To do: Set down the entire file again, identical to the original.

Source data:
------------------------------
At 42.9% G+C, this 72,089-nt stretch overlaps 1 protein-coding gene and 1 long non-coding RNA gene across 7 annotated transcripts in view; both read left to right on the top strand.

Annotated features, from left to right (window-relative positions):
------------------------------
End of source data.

At 42.9% G+C, this 72,089-nt stretch overlaps 1 protein-coding gene and 1 long non-coding RNA gene across 7 annotated transcripts in view; both read left to right on the top strand.

Annotated features, from left to right (window-relative positions):